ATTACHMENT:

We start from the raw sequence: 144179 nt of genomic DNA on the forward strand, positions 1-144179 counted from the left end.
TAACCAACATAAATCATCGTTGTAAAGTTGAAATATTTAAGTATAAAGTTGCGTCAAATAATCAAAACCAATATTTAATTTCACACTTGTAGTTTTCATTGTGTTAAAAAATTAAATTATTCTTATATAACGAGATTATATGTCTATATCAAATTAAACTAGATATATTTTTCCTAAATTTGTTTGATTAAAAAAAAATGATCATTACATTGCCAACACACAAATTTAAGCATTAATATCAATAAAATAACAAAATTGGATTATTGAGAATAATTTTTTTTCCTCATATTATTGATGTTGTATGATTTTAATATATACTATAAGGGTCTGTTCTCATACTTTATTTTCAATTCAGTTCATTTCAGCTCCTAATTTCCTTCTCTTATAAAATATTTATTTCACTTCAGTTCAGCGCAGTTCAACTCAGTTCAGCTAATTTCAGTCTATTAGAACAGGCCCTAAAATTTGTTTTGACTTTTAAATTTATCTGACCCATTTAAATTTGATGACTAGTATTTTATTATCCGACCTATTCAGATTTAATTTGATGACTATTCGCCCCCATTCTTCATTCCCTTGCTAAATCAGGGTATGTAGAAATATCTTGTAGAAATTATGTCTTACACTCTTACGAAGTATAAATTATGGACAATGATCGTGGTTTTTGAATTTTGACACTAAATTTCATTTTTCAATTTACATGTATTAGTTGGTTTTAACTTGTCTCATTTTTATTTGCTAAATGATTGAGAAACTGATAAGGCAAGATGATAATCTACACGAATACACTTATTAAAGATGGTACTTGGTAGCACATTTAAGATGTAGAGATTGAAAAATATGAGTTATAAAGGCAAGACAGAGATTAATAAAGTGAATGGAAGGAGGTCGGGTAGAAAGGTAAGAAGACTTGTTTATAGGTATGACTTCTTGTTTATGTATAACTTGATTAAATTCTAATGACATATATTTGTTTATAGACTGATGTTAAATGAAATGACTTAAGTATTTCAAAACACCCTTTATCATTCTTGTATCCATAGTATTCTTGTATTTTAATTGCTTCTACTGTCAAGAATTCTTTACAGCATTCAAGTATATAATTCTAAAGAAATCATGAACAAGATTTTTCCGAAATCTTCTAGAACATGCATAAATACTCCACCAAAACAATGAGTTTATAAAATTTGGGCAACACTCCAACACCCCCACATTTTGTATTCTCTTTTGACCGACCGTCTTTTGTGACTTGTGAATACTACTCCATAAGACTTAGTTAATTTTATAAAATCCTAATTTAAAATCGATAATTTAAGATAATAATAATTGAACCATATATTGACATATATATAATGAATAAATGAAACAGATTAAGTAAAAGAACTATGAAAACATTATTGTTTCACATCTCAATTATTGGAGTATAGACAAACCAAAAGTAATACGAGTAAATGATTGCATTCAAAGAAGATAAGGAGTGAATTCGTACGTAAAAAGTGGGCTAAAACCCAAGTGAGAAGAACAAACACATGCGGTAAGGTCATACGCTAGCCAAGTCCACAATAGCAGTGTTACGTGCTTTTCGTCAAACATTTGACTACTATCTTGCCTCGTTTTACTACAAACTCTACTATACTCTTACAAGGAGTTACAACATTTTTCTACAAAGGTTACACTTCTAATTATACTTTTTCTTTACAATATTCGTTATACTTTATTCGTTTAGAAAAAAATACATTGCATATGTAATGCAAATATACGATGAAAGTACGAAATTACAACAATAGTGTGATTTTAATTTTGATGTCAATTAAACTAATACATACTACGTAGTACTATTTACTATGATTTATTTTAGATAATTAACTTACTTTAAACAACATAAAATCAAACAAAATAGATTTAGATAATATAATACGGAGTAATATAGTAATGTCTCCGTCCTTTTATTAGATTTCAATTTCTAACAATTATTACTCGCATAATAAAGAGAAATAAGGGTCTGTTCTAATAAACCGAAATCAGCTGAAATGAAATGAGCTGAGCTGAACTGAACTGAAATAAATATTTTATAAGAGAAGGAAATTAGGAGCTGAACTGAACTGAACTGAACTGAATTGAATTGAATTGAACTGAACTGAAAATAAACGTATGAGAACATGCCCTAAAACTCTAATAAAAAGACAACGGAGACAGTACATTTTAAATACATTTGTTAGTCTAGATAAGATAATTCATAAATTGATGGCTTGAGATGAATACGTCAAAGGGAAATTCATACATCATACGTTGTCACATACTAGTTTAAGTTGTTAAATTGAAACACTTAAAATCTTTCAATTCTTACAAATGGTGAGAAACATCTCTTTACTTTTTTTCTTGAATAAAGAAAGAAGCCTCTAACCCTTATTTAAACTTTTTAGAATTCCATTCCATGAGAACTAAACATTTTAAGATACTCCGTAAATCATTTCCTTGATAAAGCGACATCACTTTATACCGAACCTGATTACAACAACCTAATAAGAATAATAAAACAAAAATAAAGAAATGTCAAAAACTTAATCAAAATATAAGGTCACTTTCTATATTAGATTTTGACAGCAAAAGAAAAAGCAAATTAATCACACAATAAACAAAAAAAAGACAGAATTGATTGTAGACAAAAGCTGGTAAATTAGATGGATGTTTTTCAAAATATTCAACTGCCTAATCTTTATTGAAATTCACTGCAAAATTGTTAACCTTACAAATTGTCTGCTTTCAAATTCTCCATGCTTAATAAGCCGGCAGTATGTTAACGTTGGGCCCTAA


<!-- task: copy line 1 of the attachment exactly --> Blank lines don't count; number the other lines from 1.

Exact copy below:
We start from the raw sequence: 144179 nt of genomic DNA on the forward strand, positions 1-144179 counted from the left end.